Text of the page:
Book of Marvels
Wednesday, August 30, 2006
Office Geography

"Of course I remember that map!" my mother said. "I put it up on the kitchen wall and everyone laughed at me, but we must have looked at it ten times a day."

I'm sure it must have been our mean old neighbor--who accused me of twisting the head off a baby bird!-- who laughed at her, not everyone.

Last time I was home, I was looking at the top of the closet of my old room, wondering what might be left of me there. Not much. The map was on a shelf at the back of the closet, covered with dust and torn nearly in half. I'm not sure what year it was published, but it was hanging in our kitchen in either the late 50s or the early 60s.

I'd been wanting to change things in my office. I wrote an article a while ago about a designer who uses feng sui to make corporate offices more congenial. I was tempted to have her feng sui my office at home, but figured she'd tell me some things to do and I'd never do them and it would be yet another thing I'd wasted money on. But inspired by her, I went home and threw away my weight in magazines and papers and reorganized my shelves so that I could actually find things. I didn't want to disrupt my life enough to paint--even though she told me, "No one should have white walls!"--but I imagined painting them a sort of watery green. Then I realized that the map would fit quite perfectly over the window behind my desk. My husband taped it together, and we hung it with bread ties (or something like bread ties ).

Isn't it lovely? This picture was taken in late afternoon with the sun slanting in from the west, making the map look like stained glass. Behind it, you can see the window of many mullions that has made so many painters groan, also the vine that is slowly covering that side of the house and making the issue of painters moot. Now I know that the color I wanted for my office walls is the green of Afghanistan, Turkey, and Romania-- not the somewhat more garish green of India, Finland, and all of the United States.

When I'm groping for words, I stare at the world gone by-- that big yellow Soviet Union, the smaller fatalities of Zaire and Yugoslavia, also yellow, and pink extinct Rhodesia. It's quite possible that I'm learning all the wrong geography. I find myself saying, "Oh, that's where XXX is"-- then wondering if it too hasn't changed into something else.

On the right is the real Book of Marvels, still with me after all these years. On the left is my daily to-do list, not quite done. Posted by Picasa
We had a globe and I used to lightly press my finger to a certain latitude and spin it gently to see where in the world I would end up. Alas, I've not traveled very far from my beginnings, at least not physically. Fortunately, the mind can wander extensively.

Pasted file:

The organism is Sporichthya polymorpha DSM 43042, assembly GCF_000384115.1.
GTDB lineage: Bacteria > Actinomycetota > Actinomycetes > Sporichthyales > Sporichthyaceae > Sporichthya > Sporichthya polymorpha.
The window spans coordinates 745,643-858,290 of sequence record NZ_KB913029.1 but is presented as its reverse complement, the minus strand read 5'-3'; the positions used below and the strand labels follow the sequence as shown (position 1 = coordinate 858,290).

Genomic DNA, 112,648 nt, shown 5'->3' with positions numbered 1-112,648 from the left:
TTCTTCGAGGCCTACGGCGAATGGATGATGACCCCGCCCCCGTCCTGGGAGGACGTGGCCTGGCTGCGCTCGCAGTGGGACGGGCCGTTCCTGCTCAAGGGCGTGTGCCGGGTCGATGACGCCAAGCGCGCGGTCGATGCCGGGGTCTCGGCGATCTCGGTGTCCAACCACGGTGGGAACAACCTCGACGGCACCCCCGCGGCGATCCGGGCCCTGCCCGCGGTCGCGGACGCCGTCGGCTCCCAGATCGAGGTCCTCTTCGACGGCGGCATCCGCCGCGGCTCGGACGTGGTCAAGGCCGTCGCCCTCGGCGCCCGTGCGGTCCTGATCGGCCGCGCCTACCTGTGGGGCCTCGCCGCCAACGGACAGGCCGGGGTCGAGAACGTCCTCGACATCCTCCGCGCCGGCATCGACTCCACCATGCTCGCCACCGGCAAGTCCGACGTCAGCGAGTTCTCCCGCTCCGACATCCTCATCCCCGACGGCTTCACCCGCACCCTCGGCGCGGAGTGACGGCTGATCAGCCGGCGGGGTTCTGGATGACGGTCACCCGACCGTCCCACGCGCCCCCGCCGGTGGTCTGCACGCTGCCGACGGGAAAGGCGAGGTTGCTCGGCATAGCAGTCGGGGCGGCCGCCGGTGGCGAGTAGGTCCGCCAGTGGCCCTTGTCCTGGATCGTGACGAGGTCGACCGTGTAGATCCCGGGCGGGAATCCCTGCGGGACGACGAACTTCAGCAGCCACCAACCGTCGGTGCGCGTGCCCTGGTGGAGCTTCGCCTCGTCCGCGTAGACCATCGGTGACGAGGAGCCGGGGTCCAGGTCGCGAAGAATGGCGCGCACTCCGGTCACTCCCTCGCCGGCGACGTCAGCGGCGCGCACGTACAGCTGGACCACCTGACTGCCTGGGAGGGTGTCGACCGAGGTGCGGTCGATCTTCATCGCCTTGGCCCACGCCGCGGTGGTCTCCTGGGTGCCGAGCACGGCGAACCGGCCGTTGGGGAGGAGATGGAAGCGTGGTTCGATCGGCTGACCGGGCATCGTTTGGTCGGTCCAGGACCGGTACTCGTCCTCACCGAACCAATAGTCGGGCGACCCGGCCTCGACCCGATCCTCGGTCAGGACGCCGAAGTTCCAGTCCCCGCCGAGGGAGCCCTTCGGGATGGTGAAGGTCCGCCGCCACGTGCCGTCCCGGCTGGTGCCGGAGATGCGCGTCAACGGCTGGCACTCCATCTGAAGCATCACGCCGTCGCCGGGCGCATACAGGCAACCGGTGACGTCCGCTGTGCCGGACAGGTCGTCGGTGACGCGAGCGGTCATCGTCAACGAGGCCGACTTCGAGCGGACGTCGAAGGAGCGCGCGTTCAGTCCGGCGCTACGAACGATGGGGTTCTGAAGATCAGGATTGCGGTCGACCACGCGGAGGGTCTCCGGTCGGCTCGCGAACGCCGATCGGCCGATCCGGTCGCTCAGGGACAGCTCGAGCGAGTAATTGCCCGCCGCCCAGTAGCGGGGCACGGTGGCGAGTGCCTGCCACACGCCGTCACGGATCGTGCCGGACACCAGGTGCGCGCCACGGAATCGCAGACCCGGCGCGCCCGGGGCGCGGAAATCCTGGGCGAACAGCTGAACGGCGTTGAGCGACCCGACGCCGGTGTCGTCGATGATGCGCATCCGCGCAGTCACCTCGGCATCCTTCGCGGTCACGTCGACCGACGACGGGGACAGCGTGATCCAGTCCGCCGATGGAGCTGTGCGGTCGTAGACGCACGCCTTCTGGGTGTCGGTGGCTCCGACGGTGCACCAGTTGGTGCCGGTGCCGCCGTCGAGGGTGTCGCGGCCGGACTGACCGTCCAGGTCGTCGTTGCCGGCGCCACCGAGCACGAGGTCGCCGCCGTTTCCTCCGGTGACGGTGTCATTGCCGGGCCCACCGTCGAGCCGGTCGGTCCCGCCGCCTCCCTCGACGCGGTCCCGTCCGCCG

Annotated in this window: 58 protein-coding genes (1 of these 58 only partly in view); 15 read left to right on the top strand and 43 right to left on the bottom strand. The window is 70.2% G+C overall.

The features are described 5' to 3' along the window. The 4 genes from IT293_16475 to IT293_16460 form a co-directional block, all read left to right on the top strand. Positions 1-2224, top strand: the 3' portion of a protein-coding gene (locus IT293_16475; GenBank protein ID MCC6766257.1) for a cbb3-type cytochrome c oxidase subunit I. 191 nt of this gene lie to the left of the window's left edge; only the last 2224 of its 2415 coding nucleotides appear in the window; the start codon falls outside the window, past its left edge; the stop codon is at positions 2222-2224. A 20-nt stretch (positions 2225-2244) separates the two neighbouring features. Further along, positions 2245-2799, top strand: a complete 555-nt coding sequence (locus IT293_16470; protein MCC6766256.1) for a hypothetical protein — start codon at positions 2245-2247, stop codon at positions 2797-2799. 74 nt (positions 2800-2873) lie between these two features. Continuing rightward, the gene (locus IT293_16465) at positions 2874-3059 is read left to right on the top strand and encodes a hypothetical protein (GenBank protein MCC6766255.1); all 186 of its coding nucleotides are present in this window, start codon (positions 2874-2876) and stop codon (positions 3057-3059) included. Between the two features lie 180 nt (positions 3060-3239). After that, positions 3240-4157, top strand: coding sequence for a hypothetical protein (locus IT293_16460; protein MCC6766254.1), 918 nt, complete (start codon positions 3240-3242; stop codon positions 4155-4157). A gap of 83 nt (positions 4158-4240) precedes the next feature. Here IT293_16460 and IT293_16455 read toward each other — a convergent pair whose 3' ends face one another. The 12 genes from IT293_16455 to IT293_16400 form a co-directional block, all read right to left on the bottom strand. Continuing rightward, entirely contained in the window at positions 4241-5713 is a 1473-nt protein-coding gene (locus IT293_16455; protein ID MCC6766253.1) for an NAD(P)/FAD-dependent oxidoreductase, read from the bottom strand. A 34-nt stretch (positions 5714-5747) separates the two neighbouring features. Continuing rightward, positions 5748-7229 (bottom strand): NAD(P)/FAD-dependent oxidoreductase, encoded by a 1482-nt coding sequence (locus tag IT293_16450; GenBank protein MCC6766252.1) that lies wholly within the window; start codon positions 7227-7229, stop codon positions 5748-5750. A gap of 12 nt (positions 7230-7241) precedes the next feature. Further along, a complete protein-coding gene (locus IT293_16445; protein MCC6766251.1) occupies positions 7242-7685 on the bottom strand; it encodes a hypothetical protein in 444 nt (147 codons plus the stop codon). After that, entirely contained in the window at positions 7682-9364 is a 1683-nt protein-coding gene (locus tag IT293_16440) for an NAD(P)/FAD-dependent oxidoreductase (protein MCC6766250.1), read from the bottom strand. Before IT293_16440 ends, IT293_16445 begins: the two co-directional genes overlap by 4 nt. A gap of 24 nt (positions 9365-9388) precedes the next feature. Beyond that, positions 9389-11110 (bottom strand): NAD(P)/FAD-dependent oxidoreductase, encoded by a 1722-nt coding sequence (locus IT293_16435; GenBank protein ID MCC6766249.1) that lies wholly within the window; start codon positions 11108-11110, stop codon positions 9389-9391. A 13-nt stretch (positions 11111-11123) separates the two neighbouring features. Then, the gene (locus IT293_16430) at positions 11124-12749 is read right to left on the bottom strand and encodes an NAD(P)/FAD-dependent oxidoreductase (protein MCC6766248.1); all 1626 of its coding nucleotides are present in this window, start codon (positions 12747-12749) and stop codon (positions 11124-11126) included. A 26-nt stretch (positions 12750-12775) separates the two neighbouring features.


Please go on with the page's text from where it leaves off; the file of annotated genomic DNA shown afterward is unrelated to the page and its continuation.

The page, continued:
I've been comtemplating turning my desk around to face the window in order to facilitate better daydreaming.
I used to be fascinated with a globe that we had at home, too-- in my living room now. It was probably also from the 1950s and was glass with a light inside it. I used to get up early in the morning, when it was still dark, and let the world light the room. I always thought I'd travel far too-- didn't really do too much of that until lately.
Your map is indeed beautiful with the light coming through it. I like very much how you've put this piece of your life to use. You've inspired me to put up a big map of the world for my children, even if they do laugh at me.
Hi Krisin, The map is lovely with the sun shining through it. Very inviting place to write. It reminds me of the maps that we used as window shades at out cabin when I was a kid, back in the 60s. I wrote about it a poem that you can read if you're interested.
Such delightful images in the poem, Helen! I love those old school maps-- and what a perfect use for them.
I love maps. Also, you inspired me to throw away a stack of magazines (without looking at the table of contents {very important}). Maybe I should go back to my pledge of throwing 3 things away every day.
At our house, we have a giant flat map of the world pinned to the wall in the kitchen. Perhaps, as Tom Friedman says, the world is flat, because when I was a boy there were no flat maps in the house, only the globe. In any case, that map serves the same purpose as the dictionary I hand to my teenage sons whenever they ask me how to spell a word, or how it's defined. Go to the source, my boy.
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